ACLU report proves community broadband networks are capable of challenging the Telecom monopoly

How consumers can beat net neutrality's repeal.

A new ACLU report proves community broadband networks can challenge the Telecom monopoly and beat net neutrality's repeal. (CREDIT: Chip Somodevilla/Getty Images)
A new ACLU report proves community broadband networks can challenge the Telecom monopoly and beat net neutrality's repeal. (CREDIT: Chip Somodevilla/Getty Images)

The Federal Communications Commission (FCC) has seen serious pushback since it voted to repeal net neutrality last December.

At least 27 U.S. states are now considering their own replacement net neutrality legislation, and 21 attorneys general have filed suit against the FCC for repealing the Obama-era regulations, which prohibited Internet Service Providers (ISPs) from slowing down or blocking certain websites they don’t like.

Now, the American Civil Liberties Union (ACLU) is releasing new guidelines highlighting an additional step activists can take to prevent corporations like Comcast, Verizon and AT&T from monopolizing the internet: building their own broadband networks.

“Nothing the FCC has done prevents a city, county, or town from directing its own, municipally run service to honor strong network neutrality,” the report, released Thursday, read. “If commercial providers are determined to make money by violating the privacy and speech rights of their users…then states, cities, towns and counties should take matters into their own hands by creating publicly owned services that do honor those values and can help ensure an open internet.”


The report highlighted how America lagged behind on internet speeds, with an estimated 30 percent of the rural population lacking access to internet speeds of at least 25 megabits per second — the FCC’s benchmark. But because ISPs like Comcast and Verizon hold virtual monopolies over providing broadband in some areas, there’s very little reason for them to invest and improve the sluggish speeds.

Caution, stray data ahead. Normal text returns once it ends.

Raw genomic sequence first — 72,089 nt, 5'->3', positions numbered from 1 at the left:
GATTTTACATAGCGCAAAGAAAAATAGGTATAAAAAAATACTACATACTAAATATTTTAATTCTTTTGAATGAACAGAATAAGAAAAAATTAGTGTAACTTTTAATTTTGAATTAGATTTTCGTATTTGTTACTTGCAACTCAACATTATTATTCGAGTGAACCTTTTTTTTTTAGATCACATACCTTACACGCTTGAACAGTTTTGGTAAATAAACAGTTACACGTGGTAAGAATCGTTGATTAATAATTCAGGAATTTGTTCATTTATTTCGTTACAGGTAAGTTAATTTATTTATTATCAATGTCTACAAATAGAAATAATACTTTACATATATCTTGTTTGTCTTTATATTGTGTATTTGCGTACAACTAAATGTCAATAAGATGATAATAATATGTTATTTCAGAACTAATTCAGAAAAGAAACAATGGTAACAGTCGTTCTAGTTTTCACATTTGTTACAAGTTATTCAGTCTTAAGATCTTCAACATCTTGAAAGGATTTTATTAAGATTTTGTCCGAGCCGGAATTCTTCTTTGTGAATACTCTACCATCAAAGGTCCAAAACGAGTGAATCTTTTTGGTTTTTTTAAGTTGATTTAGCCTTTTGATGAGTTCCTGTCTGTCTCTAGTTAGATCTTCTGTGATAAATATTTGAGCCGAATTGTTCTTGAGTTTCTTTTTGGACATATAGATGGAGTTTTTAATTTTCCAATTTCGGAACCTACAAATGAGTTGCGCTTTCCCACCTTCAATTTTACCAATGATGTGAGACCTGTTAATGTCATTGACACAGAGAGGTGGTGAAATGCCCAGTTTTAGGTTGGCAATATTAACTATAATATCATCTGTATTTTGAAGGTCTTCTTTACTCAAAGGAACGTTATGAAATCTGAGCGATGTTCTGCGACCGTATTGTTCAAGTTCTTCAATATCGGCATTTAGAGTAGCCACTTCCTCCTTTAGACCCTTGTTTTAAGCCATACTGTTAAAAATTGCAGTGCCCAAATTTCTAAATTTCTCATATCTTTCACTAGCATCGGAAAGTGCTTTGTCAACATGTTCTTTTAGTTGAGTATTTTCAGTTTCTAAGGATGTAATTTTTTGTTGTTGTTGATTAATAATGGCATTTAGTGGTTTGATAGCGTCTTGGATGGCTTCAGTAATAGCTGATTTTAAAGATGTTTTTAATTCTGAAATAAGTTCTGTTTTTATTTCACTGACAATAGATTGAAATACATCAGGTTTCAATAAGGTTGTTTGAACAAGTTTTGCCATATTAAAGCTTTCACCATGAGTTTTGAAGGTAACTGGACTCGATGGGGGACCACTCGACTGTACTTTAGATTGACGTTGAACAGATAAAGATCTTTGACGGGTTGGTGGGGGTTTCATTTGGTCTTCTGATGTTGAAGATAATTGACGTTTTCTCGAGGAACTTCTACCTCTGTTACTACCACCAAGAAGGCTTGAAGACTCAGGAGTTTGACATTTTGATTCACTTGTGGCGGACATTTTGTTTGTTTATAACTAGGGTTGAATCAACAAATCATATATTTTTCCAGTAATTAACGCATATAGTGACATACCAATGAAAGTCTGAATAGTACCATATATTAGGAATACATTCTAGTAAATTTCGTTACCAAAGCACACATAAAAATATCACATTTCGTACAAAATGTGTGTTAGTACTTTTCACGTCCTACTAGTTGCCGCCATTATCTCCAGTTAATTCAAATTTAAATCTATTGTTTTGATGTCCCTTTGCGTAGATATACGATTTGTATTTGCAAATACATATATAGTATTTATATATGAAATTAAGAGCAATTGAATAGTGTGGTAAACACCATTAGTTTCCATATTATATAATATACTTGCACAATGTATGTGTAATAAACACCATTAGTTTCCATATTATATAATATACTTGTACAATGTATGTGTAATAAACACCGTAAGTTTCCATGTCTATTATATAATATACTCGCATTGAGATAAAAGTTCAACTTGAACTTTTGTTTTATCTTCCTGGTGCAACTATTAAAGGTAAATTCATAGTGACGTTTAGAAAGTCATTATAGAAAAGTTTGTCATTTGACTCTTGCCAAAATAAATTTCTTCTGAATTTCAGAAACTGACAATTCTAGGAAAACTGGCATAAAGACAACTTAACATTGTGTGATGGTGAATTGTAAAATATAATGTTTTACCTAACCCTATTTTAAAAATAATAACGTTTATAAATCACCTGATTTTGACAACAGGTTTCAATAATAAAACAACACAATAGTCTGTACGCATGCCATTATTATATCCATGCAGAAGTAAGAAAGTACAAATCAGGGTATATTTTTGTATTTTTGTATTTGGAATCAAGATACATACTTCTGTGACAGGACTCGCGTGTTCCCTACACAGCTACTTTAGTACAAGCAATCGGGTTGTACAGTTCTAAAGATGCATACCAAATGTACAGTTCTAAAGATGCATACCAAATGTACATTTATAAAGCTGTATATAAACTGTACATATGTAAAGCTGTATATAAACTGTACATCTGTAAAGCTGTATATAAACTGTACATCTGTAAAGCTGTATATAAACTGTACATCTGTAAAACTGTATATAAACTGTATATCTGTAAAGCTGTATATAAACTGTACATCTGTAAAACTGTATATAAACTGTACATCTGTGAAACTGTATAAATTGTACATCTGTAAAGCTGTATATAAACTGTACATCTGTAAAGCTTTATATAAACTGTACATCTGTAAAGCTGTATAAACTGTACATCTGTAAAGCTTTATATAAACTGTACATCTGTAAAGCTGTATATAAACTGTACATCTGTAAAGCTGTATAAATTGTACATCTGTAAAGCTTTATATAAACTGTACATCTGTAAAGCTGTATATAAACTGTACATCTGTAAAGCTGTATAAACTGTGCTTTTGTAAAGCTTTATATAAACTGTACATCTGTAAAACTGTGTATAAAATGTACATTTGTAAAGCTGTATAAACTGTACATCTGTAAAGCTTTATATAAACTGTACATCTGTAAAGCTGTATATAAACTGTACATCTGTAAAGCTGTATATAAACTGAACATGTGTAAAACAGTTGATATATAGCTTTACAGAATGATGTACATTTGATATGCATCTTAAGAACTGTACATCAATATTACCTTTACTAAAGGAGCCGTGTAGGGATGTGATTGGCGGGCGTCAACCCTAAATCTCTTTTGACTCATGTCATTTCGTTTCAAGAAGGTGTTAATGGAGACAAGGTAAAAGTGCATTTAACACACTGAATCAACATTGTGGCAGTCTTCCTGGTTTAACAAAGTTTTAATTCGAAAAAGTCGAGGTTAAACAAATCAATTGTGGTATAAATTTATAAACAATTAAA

Some regions have started to take matters into their own hands. In January, the town of Fort Collins, Colorado voted to create a municipal broadband network, despite a rival lobbying campaign backed by Comcast. According to the ACLU, cities like Chattanooga and Lafayette already have some of the best internet speeds in the country; both use either city-run networks or start-up services.

“Good residential broadband and public WiFi are increasingly being seen not as costs, but ‘as an economic development engine,'” the report read. “Cities desperate for economic development cannot afford to rest their fates on the whims of a handful of large broadband providers.”

The repeal of net neutrality was heralded as a major victory for ISPs, as it allows them an unprecedented amount of control over what websites Americans can access, and potentially opens the door for them to collect data about customers using their services. Grassroots efforts to stop the repeal, then, have irked ISPs — so much that a group that represents some of America’s biggest telecom companies has vowed to sue any municipality that upholds its own version of net neutrality.

“[We will] aggressively challenge state or municipal attempts to fracture the federal regulatory structure that made all this progress possible,” USTelecom’s CEO Jonathan Spalter wrote on Monday.


USTelecom’s board of directors includes executives from AT&T, Verizon, and more than a dozen other telecom companies.